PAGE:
At most farmers markets around the United States, state inspectors use calibrated weight kits to validate and certify digital scales for commercial transactions. Laws and regulations can vary from state to state but generally it is a good idea to purchase a scale that is Class III NTEP approved, legal for trade. The scale will have a Certificate of Conformance (CoC#) that should be posted somewhere on the enclosure. Of course, this is something we’ve been saying for years and years but we still see sellers every now and then trying to use some cheap scale they bought on ebay for $35. In fact, next time you’re buying something over a digital scale like chocolate, candy, or frozen yogurt, take a look at the scale and see if you can find the CoC #. Take a look at the article below for additional info.
At farmers markets, growers have the option to sell produce by weight. If they choose to do so, they will need to meet the South Dakota laws regarding certified scales. South Dakota Codified Law requires any device used in a commercial transaction to be an approved NTEP (National Type Evaluation Program) device, meet the requirements of the NIST (National Institute of Standards and Technology) Handbook 44, and to be certified and sealed (inspected) by the State of South Dakota Department of Weights and Measures. This includes countertop scales, typically found at farmers markets. Inspecting a scale is beneficial to both the vendor and consumer, as it ensures both parties are receiving fair and equitable treatment. For example, consumers want to feel confident they are “getting what they pay for,” while vendors need to know they are not giving away their hard earned product.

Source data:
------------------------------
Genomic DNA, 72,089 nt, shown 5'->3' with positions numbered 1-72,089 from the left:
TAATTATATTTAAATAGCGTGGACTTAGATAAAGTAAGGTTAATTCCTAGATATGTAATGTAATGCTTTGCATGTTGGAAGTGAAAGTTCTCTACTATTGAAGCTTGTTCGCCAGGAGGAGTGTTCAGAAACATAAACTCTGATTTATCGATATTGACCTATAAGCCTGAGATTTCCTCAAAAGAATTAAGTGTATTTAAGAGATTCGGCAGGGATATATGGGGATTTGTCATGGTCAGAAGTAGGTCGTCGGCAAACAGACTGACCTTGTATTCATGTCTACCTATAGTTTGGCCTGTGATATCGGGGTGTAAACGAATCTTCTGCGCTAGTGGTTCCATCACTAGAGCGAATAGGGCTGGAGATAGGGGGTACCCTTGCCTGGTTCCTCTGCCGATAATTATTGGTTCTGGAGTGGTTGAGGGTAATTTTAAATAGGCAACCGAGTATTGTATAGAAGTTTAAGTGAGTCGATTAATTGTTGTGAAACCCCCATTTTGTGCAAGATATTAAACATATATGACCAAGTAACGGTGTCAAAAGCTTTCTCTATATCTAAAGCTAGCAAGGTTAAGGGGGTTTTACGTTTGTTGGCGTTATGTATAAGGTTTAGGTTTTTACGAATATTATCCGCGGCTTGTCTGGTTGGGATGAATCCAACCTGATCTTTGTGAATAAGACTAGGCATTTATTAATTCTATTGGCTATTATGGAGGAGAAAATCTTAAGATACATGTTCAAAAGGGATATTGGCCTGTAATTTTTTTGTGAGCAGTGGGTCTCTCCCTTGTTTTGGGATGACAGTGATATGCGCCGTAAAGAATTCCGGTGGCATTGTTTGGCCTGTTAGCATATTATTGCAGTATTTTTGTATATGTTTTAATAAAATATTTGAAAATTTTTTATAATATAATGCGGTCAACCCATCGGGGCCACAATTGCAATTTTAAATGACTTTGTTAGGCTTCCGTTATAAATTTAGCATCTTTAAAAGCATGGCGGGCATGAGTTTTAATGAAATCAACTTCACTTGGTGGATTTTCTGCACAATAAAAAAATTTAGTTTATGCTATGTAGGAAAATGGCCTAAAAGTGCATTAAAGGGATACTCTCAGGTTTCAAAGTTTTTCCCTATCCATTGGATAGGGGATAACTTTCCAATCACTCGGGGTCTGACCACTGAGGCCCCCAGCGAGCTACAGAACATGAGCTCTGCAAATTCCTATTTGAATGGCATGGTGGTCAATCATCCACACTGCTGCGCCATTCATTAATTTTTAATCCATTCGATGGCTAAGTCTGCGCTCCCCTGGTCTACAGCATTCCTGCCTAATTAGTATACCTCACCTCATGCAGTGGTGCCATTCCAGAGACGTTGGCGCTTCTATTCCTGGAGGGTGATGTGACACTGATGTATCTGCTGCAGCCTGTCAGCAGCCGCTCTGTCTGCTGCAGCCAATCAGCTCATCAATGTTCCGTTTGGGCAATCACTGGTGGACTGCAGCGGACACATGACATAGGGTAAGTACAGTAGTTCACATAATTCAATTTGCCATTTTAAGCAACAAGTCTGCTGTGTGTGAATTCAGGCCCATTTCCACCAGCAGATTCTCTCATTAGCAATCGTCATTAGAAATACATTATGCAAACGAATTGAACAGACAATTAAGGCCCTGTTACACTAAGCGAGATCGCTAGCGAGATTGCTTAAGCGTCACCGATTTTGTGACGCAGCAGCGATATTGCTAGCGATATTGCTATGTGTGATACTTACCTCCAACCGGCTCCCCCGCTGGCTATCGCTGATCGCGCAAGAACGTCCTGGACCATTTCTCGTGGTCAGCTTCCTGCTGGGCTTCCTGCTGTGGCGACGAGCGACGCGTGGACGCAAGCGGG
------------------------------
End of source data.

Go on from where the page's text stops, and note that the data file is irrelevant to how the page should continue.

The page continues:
Vendors should purchase a scale with a NTEP certification. This certificate indicates that the scale demonstrated the ability to be properly calibrated and can hold calibration over time. Keep in mind that no device is perfect and must be adjusted periodically. Scales can be purchased off the Internet, from scale companies in South Dakota, or additional locations you may select. – See more at: http://igrow.org/community-development/local-foods/farmers-market-operation-certified-scales/
We should also mention that you should get your scale checked and calibrated each year. We suggest doing this in February (or whenever your “slow” time of the year is) when your weighing needs aren’t quite as intense as they are in spring and summer. At this time you should make sure your scale is accurate and purchase any accessories like spare rechargeable batteries or keypads so there are no surprises during your busy time of the season.